5 May 2021
Small business, Entrepreneurship, Business owners, Self-employment, Paycheck Protection Program, PPP, Economic Injury Disaster Loans, EIDL, COVID-19, Coronavirus, Shelter in place restrictions, Social distancing restrictions, Minority business, Racial inequality, J15, L26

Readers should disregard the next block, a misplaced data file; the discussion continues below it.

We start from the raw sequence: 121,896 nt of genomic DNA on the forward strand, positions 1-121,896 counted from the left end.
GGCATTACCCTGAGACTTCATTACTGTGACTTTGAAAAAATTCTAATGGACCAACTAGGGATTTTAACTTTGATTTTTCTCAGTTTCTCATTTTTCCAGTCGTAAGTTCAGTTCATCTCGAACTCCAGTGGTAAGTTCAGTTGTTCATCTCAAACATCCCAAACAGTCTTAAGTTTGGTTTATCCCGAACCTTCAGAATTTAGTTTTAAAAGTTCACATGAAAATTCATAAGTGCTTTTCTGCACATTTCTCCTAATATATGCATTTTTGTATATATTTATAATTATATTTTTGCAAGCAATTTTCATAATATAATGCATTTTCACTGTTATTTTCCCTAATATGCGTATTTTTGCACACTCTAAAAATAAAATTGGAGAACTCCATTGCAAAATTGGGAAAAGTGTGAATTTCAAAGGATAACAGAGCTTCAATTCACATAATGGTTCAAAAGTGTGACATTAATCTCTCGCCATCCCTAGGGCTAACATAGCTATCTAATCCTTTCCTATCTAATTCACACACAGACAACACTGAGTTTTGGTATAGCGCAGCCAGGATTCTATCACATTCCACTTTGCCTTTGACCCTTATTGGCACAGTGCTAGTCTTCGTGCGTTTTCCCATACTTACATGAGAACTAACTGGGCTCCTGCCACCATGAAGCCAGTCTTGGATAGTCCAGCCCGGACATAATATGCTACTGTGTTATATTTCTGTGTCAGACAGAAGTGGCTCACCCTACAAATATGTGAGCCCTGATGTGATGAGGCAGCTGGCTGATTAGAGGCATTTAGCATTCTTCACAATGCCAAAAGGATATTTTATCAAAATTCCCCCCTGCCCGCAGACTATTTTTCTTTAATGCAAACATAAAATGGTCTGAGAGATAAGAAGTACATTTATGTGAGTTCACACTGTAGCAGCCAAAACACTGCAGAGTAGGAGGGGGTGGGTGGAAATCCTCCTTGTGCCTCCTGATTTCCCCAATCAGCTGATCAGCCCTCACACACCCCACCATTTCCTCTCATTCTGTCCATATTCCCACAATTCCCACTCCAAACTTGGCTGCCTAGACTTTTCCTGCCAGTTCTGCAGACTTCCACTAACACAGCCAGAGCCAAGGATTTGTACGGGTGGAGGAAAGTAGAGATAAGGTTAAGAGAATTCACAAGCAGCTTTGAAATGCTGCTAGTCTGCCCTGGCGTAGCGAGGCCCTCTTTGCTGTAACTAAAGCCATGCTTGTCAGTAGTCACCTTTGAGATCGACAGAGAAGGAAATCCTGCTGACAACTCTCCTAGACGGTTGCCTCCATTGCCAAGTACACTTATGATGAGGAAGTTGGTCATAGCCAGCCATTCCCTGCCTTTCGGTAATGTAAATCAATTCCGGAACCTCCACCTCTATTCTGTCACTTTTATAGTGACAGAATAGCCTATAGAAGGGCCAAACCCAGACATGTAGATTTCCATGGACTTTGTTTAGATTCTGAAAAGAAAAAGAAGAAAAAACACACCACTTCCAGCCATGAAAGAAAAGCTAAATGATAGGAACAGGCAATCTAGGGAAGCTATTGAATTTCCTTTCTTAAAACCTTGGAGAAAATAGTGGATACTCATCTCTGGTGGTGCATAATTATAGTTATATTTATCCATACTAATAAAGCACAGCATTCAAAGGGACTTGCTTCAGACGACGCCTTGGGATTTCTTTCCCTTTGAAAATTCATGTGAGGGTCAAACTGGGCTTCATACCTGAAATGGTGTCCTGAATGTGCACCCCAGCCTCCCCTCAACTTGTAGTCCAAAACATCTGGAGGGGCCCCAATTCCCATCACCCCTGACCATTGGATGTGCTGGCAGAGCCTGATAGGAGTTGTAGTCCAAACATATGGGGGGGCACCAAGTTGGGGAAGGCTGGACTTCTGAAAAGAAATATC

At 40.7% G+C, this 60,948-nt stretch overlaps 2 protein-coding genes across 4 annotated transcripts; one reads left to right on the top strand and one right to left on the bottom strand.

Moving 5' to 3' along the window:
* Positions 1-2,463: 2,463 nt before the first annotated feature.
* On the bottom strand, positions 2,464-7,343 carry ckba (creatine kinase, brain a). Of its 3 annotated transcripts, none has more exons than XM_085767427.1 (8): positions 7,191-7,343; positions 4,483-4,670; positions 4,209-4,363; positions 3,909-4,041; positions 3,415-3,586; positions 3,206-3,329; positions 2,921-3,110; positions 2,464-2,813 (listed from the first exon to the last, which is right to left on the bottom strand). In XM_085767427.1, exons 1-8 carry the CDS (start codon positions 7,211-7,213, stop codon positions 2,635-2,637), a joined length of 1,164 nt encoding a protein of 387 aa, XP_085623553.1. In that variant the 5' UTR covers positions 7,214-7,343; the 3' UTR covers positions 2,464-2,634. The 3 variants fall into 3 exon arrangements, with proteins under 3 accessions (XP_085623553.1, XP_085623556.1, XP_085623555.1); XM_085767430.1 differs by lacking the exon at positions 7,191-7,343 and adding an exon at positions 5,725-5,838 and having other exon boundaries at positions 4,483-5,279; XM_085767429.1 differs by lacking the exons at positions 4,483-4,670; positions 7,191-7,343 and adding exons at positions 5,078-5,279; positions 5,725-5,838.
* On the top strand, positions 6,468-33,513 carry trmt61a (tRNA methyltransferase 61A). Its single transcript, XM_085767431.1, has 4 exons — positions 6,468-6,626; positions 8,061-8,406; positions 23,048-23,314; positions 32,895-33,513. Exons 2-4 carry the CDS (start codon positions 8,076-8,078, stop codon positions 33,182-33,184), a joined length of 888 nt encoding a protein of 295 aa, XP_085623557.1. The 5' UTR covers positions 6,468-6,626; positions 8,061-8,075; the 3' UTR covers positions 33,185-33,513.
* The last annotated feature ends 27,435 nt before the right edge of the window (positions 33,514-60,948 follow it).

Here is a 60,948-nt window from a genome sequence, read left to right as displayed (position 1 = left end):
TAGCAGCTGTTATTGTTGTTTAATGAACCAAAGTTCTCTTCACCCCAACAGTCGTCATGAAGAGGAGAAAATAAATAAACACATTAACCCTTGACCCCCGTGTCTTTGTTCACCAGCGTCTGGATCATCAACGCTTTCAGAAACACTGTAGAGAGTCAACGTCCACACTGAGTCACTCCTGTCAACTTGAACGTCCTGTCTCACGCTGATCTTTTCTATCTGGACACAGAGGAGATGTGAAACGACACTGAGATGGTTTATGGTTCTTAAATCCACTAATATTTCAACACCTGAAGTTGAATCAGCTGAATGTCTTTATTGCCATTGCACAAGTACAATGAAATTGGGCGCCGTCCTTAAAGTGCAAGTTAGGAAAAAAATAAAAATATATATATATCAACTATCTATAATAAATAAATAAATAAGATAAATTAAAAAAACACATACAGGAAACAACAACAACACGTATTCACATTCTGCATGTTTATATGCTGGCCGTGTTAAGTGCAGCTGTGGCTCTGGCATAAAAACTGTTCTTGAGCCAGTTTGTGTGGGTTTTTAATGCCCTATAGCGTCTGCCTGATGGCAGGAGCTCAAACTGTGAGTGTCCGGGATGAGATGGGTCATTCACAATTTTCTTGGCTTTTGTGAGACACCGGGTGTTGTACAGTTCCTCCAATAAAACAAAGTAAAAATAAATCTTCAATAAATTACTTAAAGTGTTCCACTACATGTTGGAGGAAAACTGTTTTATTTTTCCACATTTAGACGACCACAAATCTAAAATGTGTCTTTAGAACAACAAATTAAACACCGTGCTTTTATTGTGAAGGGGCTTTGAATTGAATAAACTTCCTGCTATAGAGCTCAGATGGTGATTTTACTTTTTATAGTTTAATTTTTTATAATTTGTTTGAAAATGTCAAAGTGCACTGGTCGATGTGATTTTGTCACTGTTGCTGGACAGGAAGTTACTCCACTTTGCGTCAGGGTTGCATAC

Social distancing restrictions and health- and economic-driven demand shifts from COVID-19 shut down many small businesses with especially negative impacts on minority owners. Is there evidence that the unprecedented federal government response to help small businesses—the Paycheck Protection Program (PPP) and the related COVID-19 Economic Injury Disaster Loans (EIDL)—which had a stated goal of helping disadvantaged groups, was disbursed evenly to minority communities? In this descriptive research note, we provide the first detailed analysis of how the 2020 PPP and EIDL funds were disbursed across minority communities in the country. From our analysis of data on the universe of loans from these programs and administrative data on employer firms, we generally find a slightly positive relationship between PPP loan receipt per business and the minority share of the population or businesses, although funds flowed to minority communities later than to communities with lower minority shares. PPP loan amounts per employee, however, are negatively related to the minority share of the population. The EIDL program, in contrast, both in numbers per business and amounts per employee, was distributed positively to minority communities.